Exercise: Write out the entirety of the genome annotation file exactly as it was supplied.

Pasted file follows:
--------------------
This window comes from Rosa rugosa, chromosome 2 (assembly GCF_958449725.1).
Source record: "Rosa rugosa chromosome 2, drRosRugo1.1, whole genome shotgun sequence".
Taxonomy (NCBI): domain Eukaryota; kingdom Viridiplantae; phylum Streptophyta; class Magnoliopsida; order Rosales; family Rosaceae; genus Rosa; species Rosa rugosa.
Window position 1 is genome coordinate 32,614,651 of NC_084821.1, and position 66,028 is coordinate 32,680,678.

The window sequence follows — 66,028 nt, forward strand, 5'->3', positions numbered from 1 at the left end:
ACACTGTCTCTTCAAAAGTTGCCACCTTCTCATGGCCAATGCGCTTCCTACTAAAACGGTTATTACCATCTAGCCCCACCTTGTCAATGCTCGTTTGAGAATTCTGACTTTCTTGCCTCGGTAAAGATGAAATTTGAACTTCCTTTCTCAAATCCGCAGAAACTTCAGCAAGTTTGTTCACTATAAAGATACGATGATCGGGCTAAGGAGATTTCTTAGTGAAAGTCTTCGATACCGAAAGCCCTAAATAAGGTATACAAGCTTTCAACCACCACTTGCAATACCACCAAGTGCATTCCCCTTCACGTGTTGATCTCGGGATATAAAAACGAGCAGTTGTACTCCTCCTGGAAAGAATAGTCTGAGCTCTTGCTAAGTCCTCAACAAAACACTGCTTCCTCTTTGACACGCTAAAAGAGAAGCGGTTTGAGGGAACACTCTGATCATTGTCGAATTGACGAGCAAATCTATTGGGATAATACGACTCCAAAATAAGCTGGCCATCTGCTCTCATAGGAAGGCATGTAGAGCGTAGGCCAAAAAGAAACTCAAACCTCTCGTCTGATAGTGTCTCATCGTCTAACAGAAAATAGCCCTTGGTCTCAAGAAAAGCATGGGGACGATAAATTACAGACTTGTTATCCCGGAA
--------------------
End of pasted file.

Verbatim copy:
This window comes from Rosa rugosa, chromosome 2 (assembly GCF_958449725.1).
Source record: "Rosa rugosa chromosome 2, drRosRugo1.1, whole genome shotgun sequence".
Taxonomy (NCBI): domain Eukaryota; kingdom Viridiplantae; phylum Streptophyta; class Magnoliopsida; order Rosales; family Rosaceae; genus Rosa; species Rosa rugosa.
Window position 1 is genome coordinate 32,614,651 of NC_084821.1, and position 66,028 is coordinate 32,680,678.

The window sequence follows — 66,028 nt, forward strand, 5'->3', positions numbered from 1 at the left end:
ACACTGTCTCTTCAAAAGTTGCCACCTTCTCATGGCCAATGCGCTTCCTACTAAAACGGTTATTACCATCTAGCCCCACCTTGTCAATGCTCGTTTGAGAATTCTGACTTTCTTGCCTCGGTAAAGATGAAATTTGAACTTCCTTTCTCAAATCCGCAGAAACTTCAGCAAGTTTGTTCACTATAAAGATACGATGATCGGGCTAAGGAGATTTCTTAGTGAAAGTCTTCGATACCGAAAGCCCTAAATAAGGTATACAAGCTTTCAACCACCACTTGCAATACCACCAAGTGCATTCCCCTTCACGTGTTGATCTCGGGATATAAAAACGAGCAGTTGTACTCCTCCTGGAAAGAATAGTCTGAGCTCTTGCTAAGTCCTCAACAAAACACTGCTTCCTCTTTGACACGCTAAAAGAGAAGCGGTTTGAGGGAACACTCTGATCATTGTCGAATTGACGAGCAAATCTATTGGGATAATACGACTCCAAAATAAGCTGGCCATCTGCTCTCATAGGAAGGCATGTAGAGCGTAGGCCAAAAAGAAACTCAAACCTCTCGTCTGATAGTGTCTCATCGTCTAACAGAAAATAGCCCTTGGTCTCAAGAAAAGCATGGGGACGATAAATTACAGACTTGTTATCCCGGAA